For those who prefer the dark side, 2019 saw the release of an Imperial Star Destroyer comprising almost 4,800 pieces with the finished product stretching nearly 4 feet long.

Key chains

While these aren’t quite sets, they are still Star Wars-inspired LEGO accessories. No building is required, but these key chains feature a variety of characters from across the galaxy to take with you wherever you go.

Star Wars LEGO sets2
Each LEGO set has a five- to seven-digit number to identify its components and instructions. Each piece also has a unique number, which is handy in the event that you need to replace it.


LEGO Marvel Super Heroes set: Spider-Man Web Warriors Ultimate Bridge
LEGO also partners with another popular franchise: Marvel. For fans of the web-slinging sensation Spider-Man, we recommend this involved bridge scene featuring some notable friends and foes.

LEGO Disney set: Pirates of the Caribbean Silent Mary Set
Another popular cinematic franchise is Pirates of the Carribean. We love this detailed set featuring Captain Jack Sparrow among others, as well as a rowboat and two hungry sharks.

Star Wars LEGO set prices


You can find a variety of  smaller scenes, vehicles, and Brickheadz in the $10 to $50 range. These often include one to four minifigs.


Most Star Wars LEGO sets cost between $50 and $100, with more involved and varied options for all ages. These typically come with four to eight minifigs.


The most elaborate Star Wars LEGO sets may cost over $100. Some of the most coveted and involved options cost $400 or more.

Star Wars LEGO Advent calendars often come with plenty of minifigs, some of them donning unique holiday-inspired attire.



  • Find instructions online. If you ever misplace your building instructions, hope is not lost. The LEGO website houses all the easy-to-follow instructions.
  • Clean your pieces. If you are rebuilding older sets or have owned some items for a long time, you can easily clean them to keep them in good condition. A warm water and soap bath will do the trick.
  • Display your finished product. Find a spot to show off your completed set. Set up scenes in planters, on shelves, or in other areas around the home.
  • Maintain a tidy workspace. It’s best to work on a flat, clean surface with plenty of space because it’s easy to lose pieces in the carpet or on the floor. If you’re working on an involved set, keep in mind how long the pieces may need to be out.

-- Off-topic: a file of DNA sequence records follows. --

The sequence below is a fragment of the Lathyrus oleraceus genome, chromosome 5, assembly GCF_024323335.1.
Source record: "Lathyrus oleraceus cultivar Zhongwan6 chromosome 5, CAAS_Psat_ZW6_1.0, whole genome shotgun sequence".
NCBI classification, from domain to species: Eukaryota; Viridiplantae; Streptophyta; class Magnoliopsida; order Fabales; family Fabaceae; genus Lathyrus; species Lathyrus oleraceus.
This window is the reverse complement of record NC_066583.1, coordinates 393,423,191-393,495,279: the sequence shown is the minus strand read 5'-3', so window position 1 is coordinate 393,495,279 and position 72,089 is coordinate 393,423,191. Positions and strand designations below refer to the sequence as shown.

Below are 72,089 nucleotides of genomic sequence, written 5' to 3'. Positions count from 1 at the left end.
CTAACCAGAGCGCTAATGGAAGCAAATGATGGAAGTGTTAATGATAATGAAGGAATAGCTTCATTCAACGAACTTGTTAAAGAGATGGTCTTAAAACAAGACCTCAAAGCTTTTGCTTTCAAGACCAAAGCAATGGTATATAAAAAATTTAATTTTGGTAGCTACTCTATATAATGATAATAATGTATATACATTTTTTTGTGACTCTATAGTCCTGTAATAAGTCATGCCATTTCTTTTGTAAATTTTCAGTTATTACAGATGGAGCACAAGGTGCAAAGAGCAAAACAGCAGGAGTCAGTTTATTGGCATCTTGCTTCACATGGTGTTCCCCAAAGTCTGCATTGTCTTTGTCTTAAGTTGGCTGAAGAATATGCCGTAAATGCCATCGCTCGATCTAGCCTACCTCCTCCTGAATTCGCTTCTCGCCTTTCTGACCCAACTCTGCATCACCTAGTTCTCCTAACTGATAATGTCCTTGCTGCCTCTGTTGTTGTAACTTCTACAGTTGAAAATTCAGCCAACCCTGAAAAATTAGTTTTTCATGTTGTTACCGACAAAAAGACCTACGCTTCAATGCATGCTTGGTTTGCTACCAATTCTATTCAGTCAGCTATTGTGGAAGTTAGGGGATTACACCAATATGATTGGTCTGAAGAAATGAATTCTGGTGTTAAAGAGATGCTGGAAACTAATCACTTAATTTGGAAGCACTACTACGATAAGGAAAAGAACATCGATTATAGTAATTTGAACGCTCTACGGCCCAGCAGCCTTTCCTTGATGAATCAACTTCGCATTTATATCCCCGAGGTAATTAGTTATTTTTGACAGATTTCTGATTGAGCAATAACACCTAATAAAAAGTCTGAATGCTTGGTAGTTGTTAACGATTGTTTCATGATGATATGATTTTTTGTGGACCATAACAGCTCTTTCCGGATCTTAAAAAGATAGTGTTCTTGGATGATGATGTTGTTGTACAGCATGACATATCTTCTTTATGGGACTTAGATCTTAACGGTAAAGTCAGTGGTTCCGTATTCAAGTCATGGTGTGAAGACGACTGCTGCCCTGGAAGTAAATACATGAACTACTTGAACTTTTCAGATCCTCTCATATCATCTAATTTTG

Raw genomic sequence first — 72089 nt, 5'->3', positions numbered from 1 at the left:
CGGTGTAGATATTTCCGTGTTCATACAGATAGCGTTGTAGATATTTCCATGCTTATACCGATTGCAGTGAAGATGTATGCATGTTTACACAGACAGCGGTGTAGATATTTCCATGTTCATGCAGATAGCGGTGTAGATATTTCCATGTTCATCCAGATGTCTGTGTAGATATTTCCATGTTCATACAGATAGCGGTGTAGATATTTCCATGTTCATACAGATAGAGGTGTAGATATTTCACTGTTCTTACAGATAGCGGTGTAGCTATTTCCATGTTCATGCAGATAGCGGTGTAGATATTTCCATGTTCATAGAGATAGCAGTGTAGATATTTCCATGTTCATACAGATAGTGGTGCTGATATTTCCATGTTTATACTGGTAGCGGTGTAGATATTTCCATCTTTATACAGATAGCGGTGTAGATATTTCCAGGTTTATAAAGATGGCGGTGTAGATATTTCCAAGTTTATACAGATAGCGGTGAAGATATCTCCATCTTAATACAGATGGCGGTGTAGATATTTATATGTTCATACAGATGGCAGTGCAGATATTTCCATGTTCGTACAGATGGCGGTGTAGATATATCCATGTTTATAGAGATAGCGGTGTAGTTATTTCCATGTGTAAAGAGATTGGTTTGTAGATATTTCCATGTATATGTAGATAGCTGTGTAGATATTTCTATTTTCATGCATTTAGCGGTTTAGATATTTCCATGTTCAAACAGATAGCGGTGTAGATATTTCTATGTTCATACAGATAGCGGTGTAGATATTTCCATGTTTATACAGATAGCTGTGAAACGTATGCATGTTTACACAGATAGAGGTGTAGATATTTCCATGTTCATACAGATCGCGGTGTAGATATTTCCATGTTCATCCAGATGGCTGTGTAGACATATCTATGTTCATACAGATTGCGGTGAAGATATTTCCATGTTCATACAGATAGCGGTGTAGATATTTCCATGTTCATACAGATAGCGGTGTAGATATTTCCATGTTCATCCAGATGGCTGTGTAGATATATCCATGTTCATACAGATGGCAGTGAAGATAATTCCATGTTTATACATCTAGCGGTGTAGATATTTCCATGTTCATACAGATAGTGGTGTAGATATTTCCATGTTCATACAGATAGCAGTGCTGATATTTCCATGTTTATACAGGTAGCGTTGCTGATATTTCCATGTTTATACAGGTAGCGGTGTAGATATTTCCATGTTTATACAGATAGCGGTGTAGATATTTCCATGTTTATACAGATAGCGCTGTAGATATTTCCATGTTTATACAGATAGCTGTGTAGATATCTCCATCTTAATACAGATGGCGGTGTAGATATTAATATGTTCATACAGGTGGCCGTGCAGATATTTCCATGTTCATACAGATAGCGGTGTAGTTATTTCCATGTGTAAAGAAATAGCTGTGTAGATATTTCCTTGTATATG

Star Wars LEGO sets3
Standard LEGO pieces are waterproof in case you want to have an aquatic adventure. However, it’s not recommended to keep them as submerged decorations in tanks.


Q. What are retired LEGO sets?

A. LEGO regularly halts the manufacture of certain sets to make way for new options. Particularly when it comes to pop culture-related sets, LEGO may retire them when the movie or trend runs its course. Retirement typically happens at the end of the year, with announcements preceding it so consumers have a chance to buy them. Sets will disappear from the LEGO website once the last is sold.

However, you are still likely able to buy from third-party sellers. Note that the quality and price from these sellers can fluctuate. Because LEGO has been making Star Wars sets for over 20 years, there are countless retired Star Wars LEGO sets to shop for, including options from The Clone Wars and Rebels animated shows.

Q. What should I do if I’m missing pieces?

A. If your set arrives missing pieces, contact LEGO customer service to send replacements. If you have lost the pieces, search to see if replacements are possible. While bricks may be easily obtainable, it can be harder to find minifigs. Some LEGO sets include extra pieces that you can save for potential use later on.

Q. I want to purchase my first Star Wars LEGO set. Where should I start?

A. Finding a starting point can be overwhelming, especially with so many options. It’s best to start with content you like. If purchasing for a youngster, LEGO gives recommended age ranges, though parents may want to monitor progress and offer help if needed. Once you try one or two sets, you’ll have a better sense of what to purchase next.